We don’t like politics. My husband and I also told our children not to partake in politics. However, Femi was once a councillor. But he later resigned and returned home. He said he could not cope with them. When we heard of Yemi’s own, we knew that it was God that put him there. Since then, we have been praying; I cannot rest again. I pray for him every minute; even when I see him on TV. I always tell God to take care of him.
What kind of advice do you give him?
He is a man of God and he always advises me that I shouldn’t be worried; rather, I should pray. Whenever you pray for your children, God answers. This morning, I have prayed for three of my grandchildren who are celebrating their birthday today (March 9). I prayed for them and sang with them; and I did the same yesterday which was Yemi’s birthday.
At 85, do you still keep a tab on your children?
Of course, I do; especially by praying. I usually pray for all of them at 5am on their birthdays and they all know that I don’t miss it. I make sure to call them on the telephone and they always expect my calls.
How do you feel when the VP or government are criticised?
I do not feel anyhow. I only pray for him and I know that he is doing his best. I know that it is God that put them there; and He has established them. When you put things in God’s hands, you are sure that everything would be alright.
When you go out, do people give you special recognition as the Vice-President’s mother?
Yes, they do and I feel that it is too much. It happens even in church and one ends up not being able to worship well. Some people would bring cards, letters and they would all want to talk to me. One evening, a person came and said that her landlord drove her out of his house because of her inability to pay the rent, and she wanted me to get her an apartment and pay for it. Things like that happen every day. I told my daughter and she teased me that people were giving birth to lawyers and doctors but I decided to give birth to a Vice-President. I believe it is by the grace of God and He would give me the wisdom to handle it.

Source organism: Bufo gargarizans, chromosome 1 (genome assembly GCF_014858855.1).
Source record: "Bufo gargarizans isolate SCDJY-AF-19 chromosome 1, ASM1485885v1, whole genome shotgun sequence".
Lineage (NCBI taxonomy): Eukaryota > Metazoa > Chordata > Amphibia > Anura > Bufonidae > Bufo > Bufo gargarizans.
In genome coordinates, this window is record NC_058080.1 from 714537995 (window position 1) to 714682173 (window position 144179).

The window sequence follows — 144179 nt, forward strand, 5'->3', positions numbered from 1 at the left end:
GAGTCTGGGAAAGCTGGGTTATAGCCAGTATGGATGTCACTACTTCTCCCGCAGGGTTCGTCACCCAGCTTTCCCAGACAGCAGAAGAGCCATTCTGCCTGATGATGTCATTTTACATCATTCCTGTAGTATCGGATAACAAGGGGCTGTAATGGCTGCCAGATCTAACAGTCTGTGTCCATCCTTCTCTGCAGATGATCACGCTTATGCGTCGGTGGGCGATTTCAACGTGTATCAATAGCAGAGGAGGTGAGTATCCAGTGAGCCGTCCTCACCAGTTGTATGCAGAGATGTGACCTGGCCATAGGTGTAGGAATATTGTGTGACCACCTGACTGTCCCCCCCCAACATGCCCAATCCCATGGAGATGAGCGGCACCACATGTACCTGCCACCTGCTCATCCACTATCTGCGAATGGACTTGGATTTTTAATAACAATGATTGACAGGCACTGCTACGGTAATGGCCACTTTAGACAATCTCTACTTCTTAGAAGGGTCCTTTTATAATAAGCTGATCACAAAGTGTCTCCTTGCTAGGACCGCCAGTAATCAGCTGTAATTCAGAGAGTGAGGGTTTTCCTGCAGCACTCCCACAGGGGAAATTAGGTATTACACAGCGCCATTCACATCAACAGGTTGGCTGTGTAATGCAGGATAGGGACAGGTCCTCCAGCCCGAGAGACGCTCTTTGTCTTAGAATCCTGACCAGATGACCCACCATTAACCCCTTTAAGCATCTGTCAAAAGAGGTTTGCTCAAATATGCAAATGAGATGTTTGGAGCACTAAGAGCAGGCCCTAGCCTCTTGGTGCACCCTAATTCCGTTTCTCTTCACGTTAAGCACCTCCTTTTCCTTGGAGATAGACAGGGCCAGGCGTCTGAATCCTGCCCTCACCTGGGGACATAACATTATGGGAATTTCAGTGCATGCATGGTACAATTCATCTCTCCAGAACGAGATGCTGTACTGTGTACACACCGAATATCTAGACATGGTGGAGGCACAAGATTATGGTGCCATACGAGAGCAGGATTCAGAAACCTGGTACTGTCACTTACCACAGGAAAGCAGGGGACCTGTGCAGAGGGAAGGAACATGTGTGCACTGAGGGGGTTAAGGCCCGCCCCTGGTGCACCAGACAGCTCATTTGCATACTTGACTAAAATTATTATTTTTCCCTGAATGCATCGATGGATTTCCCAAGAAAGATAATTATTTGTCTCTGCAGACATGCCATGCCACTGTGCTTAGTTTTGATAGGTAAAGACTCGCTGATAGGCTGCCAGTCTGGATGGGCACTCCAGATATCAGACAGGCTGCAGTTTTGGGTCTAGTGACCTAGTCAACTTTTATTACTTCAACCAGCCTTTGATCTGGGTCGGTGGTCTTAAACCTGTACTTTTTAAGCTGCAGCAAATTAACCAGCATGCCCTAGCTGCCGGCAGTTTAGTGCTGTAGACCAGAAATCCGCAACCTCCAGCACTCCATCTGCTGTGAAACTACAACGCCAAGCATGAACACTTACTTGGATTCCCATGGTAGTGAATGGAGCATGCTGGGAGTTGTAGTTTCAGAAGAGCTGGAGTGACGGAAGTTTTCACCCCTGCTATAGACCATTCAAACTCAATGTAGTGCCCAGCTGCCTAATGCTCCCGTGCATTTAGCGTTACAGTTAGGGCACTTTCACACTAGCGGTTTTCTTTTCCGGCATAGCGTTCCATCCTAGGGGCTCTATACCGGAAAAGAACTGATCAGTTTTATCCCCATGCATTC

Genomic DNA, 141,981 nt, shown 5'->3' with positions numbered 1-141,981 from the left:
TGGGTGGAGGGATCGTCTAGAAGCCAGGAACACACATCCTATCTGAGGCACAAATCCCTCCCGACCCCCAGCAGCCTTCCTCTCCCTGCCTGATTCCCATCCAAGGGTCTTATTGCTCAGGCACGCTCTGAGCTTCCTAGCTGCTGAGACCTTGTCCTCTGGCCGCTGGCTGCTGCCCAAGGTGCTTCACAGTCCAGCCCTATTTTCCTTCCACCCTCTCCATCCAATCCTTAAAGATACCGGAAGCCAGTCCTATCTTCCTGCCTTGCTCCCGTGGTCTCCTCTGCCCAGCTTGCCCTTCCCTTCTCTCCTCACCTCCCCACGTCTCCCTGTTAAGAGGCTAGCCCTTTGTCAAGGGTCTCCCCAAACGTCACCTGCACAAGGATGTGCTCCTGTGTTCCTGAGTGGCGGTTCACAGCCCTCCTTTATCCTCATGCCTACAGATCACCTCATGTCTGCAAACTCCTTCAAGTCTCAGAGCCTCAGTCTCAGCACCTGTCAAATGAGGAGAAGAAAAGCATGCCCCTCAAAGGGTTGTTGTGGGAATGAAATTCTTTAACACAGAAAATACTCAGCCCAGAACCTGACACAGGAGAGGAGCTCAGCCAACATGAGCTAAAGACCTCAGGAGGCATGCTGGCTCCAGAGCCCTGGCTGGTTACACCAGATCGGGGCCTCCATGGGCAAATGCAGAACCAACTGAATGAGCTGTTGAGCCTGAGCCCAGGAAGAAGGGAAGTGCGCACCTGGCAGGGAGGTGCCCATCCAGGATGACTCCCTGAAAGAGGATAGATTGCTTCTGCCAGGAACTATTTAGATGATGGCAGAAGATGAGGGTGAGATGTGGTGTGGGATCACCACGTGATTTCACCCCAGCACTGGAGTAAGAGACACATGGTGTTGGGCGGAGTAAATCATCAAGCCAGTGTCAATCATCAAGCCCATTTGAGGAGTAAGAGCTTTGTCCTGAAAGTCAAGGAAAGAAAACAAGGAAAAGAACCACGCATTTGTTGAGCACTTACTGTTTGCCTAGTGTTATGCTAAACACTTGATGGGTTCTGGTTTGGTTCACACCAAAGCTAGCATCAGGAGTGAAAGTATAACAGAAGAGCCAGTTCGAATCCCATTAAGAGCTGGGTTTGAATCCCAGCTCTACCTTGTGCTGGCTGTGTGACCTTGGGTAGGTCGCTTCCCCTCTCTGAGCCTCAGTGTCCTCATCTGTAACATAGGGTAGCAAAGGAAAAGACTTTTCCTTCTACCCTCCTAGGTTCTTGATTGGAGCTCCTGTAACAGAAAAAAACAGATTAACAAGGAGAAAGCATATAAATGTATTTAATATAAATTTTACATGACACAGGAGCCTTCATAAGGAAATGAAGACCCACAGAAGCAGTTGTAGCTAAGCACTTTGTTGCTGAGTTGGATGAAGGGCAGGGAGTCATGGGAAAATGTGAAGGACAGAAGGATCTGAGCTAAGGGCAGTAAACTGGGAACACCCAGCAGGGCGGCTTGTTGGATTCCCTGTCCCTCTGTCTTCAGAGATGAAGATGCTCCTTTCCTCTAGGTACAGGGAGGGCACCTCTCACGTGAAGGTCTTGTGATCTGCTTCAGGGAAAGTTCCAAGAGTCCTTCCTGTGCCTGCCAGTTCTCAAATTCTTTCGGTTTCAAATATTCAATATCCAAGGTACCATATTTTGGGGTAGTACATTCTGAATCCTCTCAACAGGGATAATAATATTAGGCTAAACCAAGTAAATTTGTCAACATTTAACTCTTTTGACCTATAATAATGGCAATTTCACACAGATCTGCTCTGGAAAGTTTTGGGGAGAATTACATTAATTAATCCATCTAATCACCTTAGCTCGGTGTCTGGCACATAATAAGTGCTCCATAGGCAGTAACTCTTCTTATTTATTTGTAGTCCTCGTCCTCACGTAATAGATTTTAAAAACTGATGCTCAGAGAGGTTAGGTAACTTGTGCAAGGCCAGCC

Do you still scold the Vice-President?
Yes, I do, and on occasions like that, he calls me ‘Mummysco’. It doesn’t matter how big they are now, they are still my children.
How do you relax these days?
I read a lot. I have got some books on my table that I’m reading at the moment. I used to go for Bible Class in church and I also used to go to church on Sunday. That was until I fell ill shortly after my 85th birthday. During that period, I couldn’t step out of the house but I thank God that I am getting better now. I always tell my contemporaries that once you are 80, you should always look at the floor when walking because if you fall, that could be the end for you. I watched a programme on TV where a former Vice-President, Alex Ekwueme, was invited to seat on the high table. While walking, he kept looking at the ground. He didn’t look up until he got to his seat. Many people didn’t understand why he did that but I knew. However, I thank God that I am still hale and hearty.
You live in such a modest abode and you have no airs and graces about you. Why did you make that choice considering your status?
I think it boils down to what my parents taught me. From an early age, they always told us to be humble; that you don’t need to show off for people to know that you have arrived. Someone even said to me that we should make our low gate higher. But my husband always told me to leave the gate like that so that everybody can see me and I can see everybody. He said we should not cover ourselves up and shut ourselves from the world. We do not covet the riches of other people because we are content with whatever we have. Yemi (Vice-President) doesn’t think about himself at all; he is always thinking about other people. That trait was also in Chief Awolowo. Even when we took food to him in the prison, he was worried about what the poor people outside would eat. It was always about other people.
Do you have pet names for each of your children?
(Laughs). No, I don’t have any.
Can you recall some of your proudest moments as a mother?
Yemi was a debater when he was in school and he was quite good at it. We always felt proud whenever we watched him debate on television. Even people used to tell us that they were very impressed with what Yemi did. Akin (a former attorney-general of Ogun State) was also a debater and he was good at it too. We were also proud of Femi when he became a councillor.
Are you involved in the upbringing of your grandchildren?
I always pray for them and they know that I pray so much for them. I also pray for all the youth in this country because we need them and we want them to do well in life. I also pray that all the Dapchi girls would be freed so that our hearts would be freed.